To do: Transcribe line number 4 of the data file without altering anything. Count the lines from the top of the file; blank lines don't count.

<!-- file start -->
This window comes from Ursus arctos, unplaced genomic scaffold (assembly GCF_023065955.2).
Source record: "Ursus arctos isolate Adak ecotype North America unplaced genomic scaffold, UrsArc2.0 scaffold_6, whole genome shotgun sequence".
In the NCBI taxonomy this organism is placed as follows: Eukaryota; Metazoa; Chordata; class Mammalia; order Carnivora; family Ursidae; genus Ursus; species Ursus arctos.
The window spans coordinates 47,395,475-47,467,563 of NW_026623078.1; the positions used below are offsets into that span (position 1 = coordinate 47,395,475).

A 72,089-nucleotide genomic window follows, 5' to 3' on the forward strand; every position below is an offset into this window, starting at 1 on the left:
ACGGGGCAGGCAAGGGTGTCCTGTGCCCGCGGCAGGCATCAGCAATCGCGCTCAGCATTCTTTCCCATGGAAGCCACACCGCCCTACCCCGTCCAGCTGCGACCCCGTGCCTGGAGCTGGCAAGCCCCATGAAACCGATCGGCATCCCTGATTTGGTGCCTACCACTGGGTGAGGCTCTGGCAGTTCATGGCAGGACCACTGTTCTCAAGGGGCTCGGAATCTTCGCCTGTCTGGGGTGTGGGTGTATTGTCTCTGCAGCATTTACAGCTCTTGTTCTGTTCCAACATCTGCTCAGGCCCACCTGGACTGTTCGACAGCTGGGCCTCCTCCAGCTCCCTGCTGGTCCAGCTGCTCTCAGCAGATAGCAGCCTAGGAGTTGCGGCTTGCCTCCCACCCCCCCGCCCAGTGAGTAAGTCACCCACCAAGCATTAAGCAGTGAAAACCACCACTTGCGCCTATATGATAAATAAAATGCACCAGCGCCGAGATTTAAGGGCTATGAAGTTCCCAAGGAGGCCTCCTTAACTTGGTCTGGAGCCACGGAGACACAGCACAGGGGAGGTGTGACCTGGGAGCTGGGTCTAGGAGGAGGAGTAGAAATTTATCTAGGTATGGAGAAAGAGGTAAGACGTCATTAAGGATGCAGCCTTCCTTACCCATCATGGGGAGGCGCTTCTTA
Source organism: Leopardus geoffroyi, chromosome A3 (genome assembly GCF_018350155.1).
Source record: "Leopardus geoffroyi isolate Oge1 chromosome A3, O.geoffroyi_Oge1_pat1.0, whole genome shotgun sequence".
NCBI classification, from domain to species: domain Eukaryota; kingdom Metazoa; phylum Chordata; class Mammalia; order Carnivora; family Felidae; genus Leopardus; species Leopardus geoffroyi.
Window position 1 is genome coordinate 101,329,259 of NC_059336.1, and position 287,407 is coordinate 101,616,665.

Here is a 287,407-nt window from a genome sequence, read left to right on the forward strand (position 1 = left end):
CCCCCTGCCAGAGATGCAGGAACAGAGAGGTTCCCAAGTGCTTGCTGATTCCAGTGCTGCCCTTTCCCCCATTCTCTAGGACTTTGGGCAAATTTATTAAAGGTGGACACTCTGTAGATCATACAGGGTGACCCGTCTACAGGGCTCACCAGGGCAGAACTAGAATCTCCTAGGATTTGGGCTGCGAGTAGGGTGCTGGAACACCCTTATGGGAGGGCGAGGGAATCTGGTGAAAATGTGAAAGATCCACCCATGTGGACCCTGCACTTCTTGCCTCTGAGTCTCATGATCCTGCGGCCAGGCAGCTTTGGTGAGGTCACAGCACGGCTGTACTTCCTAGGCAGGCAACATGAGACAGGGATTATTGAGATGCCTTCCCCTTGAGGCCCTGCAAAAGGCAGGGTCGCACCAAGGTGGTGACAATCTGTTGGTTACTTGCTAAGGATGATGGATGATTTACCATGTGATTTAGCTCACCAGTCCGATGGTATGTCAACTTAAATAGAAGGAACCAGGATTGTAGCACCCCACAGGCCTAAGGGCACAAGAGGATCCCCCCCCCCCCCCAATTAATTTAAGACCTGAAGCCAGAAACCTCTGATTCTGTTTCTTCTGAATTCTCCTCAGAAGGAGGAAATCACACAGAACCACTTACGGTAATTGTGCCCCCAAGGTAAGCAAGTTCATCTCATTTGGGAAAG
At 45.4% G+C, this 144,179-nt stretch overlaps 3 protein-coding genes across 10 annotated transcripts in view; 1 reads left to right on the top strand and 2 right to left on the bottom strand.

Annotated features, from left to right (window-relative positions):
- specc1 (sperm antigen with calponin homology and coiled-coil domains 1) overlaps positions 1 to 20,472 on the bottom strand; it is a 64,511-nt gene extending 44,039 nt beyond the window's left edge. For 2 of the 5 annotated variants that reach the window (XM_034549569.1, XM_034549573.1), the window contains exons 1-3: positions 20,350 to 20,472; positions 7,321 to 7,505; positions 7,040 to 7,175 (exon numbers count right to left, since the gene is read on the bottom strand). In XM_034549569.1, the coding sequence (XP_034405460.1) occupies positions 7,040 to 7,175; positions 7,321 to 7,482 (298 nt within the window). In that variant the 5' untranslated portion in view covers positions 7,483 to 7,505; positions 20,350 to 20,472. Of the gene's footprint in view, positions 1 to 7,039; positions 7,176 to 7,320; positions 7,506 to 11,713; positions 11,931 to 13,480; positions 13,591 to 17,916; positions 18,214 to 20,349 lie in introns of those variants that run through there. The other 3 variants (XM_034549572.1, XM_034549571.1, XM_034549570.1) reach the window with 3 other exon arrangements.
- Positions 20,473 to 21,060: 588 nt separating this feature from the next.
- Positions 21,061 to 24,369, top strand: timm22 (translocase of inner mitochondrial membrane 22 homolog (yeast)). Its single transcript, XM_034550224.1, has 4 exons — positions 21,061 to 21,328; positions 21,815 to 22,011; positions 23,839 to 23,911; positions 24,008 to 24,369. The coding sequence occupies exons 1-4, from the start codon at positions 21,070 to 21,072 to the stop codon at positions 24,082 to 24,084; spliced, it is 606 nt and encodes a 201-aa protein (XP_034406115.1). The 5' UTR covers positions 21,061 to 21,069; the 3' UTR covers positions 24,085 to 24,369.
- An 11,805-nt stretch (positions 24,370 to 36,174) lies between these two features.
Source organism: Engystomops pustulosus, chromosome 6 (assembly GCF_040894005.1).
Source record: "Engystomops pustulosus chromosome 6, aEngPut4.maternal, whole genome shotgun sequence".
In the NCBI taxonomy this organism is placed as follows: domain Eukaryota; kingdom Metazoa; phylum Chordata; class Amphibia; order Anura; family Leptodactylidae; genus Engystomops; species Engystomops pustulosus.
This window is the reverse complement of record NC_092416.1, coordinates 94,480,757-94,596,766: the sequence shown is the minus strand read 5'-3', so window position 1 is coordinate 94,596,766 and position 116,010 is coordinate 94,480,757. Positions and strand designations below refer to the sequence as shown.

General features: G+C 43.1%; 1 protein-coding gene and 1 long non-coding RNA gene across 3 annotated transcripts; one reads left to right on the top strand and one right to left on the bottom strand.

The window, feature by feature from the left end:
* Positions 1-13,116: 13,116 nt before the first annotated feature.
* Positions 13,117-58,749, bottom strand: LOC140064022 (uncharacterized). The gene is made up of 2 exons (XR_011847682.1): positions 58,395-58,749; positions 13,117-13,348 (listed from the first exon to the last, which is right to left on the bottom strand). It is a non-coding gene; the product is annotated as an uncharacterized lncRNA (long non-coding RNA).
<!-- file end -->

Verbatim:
The window spans coordinates 47,395,475-47,467,563 of NW_026623078.1; the positions used below are offsets into that span (position 1 = coordinate 47,395,475).